Processed wheat products like breads, cereals and pasta’s create a fast, sharp surge in blood sugar that creates all sorts of bio chemical reactions in the body, including a surge in insulin and cortisol, thus over time contributing to a myriad of disease including diabetes, high blood pressure, high cholesterol and heart disease. Wheat products can also create an acidic environment in the body, wreaking havoc on those with osteoarthritis and joint injuries.
Whole grains ,when eaten in their WHOLE form, are incredibly nutritious and contain protein, iron, magnesium, zinc, copper, B vitamins and a whole slew of other minerals, antioxidants, phytochemicals, and fibre to boot! Eaten in conjunction with vegetables, fruit and healthy fats, whole grains can lower cholesterol too!
Sure, a nice piece of artisan sour dough bread is nice every once in a while, but not at every meal…too many grains! A balanced meal of protein, complex carbohydrates and healthy fats sans bread is much, much healthier! We’ve been led to believe that some wheat is ok, but if what you are looking for is to maintain the health you have, then by all means, continue eating large amounts and you’ll continue to have level of health, and weight, you currently have. If you want to improve your health, cut way back or stop eating processed wheat products all together. You will notice improvements in your health…and your weight. Wheat is a habit, one best marginalized or eliminated from your daily food intake! If you, like me, enjoy really great, well made bread, pastries and pastas, then pick homemade, artisanal, made with real sour dough starter (more on that later!) and organic flour and make it a treat…savour and enjoy.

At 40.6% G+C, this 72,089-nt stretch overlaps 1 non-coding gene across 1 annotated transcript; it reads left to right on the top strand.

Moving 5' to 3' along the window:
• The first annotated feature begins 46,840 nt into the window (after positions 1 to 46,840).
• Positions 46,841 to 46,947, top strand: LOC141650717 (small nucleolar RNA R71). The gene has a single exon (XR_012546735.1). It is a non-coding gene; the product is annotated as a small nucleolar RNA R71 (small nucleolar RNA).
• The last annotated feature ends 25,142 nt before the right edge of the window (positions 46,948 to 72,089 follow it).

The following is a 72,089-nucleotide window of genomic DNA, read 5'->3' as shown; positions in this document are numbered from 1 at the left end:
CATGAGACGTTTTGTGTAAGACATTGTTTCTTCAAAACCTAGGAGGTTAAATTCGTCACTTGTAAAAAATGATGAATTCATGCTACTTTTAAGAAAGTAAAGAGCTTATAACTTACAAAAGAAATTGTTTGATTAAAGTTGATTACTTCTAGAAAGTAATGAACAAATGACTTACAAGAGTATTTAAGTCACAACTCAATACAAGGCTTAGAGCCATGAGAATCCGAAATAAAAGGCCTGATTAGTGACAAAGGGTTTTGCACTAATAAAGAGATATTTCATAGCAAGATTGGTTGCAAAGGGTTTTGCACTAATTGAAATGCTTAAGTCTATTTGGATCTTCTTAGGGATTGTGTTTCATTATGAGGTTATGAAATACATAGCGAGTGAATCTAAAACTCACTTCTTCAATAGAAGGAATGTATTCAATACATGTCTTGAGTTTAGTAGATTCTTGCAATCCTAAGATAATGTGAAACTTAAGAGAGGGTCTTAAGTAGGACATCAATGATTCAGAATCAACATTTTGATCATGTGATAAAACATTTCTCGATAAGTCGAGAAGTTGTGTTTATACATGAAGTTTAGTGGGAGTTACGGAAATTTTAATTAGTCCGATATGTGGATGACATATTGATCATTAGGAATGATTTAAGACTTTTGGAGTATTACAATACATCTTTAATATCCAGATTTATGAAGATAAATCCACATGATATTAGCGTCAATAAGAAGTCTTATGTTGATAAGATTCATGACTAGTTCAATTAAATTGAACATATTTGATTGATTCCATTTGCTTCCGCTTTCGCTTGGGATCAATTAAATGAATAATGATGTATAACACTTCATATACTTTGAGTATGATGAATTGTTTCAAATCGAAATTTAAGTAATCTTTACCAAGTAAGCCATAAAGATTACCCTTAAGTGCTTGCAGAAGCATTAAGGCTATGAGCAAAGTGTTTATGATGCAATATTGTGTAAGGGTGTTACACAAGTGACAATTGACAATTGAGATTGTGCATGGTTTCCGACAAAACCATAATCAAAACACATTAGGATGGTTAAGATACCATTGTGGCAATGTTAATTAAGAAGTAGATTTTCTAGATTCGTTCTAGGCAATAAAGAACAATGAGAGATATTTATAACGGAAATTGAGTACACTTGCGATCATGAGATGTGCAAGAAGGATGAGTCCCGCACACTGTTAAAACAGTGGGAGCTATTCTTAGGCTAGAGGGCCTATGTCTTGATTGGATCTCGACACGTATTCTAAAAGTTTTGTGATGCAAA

Up next…the problem with whole grains…and the fix…the wonders of sourdough and fermented, soaked, sprouted grains!! Part 2 coming soon…
These are the best cinnamon rolls ever…at least that’s what they tell me! Use the best available ingredients you can get…organic flour, sugars and butter!!!
For the Rolls…
1 Tablespoon active dry yeast
1 cup warm milk
1/2 cup white sugar
1/3 cup butter, melted
1 teaspoon salt
4 cups all purpose flour
Ooey Gooey Insides…
1 cup brown sugar, packed
2 1/2 Tablespoons cinnamon
1/8 cup flour
1/3 cup butter, softened
Cream Cheese Icing…
1/2 cup butter, softened
1 1/2 cups icing sugar
1/4 cup cream cheese, softened
1/2 to 1 teaspoon vanilla (we like more!)
1/8 teaspoon salt
Place yeast and warm milk in the bowl of a stand mixer with dough hook attachment.
Allow yeast to bloom…about 5 minutes.
Add sugar, butter, salt, eggs and flour. Mix medium-low speed until dough forms and is beginning to climb hook. (Note: above steps are easily done by hand if you don’t have a stand mixer…just a little upper body exercise while you knead the dough!!!)
Place dough into a lightly oiled bowl, cover and let rise in a warm place about 1 hour or until the dough has doubled in size.
Roll the dough out on a lightly floured surface, until it is approximately 20 inches long by 15 inches wide. Aim for about 1/4 of an inch thickness.
Preheat the oven to 375F.
Combine brown sugar and cinnamon and flour in a small bowl and spread the butter over the complete surface of the dough. Sprinkle sugar, cinnamon, flour mixture evenly over the dough.
Working carefully, from the upper long edge, roll the dough down to the bottom edge.
Cut the dough in half, then in half again. Continue to cut in half until you have 12 equal rolls.
Place the rolls in a lightly buttered 9 X 13 baking dish or place individual rolls into buttered muffin tin.
(At this point, you can cover and refrigerate over night. In the morning, remove from fridge and allow to proof for about an hour.
Allow to rise again for about half an hour.
Bake 10 to 15 minutes or until light golden brown.
While the rolls are baking, combine the icing ingredients and beat well with a mixer.
Allow rolls to cool and spread generously with icing.